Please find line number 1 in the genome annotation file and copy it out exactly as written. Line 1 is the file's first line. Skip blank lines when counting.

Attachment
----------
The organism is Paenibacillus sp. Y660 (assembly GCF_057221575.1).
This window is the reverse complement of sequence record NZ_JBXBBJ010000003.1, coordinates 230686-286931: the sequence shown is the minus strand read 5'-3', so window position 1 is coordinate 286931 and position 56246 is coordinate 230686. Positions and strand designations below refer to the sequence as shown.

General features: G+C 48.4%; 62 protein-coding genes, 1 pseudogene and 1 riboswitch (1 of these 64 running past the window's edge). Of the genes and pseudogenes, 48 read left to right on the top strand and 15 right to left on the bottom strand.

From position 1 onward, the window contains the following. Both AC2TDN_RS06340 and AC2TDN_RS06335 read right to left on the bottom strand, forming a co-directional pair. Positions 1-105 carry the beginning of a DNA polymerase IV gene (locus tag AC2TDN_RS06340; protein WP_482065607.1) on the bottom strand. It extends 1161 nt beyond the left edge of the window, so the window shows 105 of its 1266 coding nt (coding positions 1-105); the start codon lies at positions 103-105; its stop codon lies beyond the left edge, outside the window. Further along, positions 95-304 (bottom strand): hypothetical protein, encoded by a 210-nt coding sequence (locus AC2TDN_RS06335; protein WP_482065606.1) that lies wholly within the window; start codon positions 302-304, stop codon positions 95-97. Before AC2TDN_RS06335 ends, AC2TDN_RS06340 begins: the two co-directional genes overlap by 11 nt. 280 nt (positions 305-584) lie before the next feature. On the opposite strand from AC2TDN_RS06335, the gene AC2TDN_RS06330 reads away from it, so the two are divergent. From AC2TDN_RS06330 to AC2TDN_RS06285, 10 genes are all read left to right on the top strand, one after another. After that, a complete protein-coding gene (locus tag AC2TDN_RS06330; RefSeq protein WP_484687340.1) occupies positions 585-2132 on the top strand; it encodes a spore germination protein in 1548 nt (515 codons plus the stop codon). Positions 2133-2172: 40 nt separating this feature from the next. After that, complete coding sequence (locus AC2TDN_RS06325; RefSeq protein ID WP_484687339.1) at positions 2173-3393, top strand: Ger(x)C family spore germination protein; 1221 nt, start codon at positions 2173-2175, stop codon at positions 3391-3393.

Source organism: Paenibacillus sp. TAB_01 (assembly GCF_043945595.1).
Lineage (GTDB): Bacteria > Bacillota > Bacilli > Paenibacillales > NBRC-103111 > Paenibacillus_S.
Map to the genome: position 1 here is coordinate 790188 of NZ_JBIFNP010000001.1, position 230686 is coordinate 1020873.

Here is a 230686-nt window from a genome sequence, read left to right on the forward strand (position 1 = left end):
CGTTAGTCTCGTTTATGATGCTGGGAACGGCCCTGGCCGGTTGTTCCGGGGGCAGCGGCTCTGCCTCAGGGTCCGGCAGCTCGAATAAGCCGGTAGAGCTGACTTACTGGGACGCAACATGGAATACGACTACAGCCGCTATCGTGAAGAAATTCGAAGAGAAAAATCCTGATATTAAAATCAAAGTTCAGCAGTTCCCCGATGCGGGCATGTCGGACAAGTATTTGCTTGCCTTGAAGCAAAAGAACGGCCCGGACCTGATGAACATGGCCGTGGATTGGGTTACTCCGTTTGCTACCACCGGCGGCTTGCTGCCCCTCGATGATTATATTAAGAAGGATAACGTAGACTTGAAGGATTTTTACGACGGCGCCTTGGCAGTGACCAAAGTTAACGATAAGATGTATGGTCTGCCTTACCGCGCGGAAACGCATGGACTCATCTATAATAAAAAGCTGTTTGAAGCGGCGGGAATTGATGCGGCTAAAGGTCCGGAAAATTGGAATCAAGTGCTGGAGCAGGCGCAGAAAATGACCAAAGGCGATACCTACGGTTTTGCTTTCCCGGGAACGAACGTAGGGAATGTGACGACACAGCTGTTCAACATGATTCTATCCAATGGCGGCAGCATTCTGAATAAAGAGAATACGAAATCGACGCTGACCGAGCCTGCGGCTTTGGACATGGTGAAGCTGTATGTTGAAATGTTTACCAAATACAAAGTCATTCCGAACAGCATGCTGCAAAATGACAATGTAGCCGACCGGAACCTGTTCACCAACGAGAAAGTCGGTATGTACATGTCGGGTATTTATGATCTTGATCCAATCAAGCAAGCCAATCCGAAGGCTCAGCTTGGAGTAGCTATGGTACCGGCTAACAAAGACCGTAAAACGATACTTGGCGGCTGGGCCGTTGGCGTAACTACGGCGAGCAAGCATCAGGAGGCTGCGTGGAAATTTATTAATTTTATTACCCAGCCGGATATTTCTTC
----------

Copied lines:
The organism is Paenibacillus sp. Y660 (assembly GCF_057221575.1).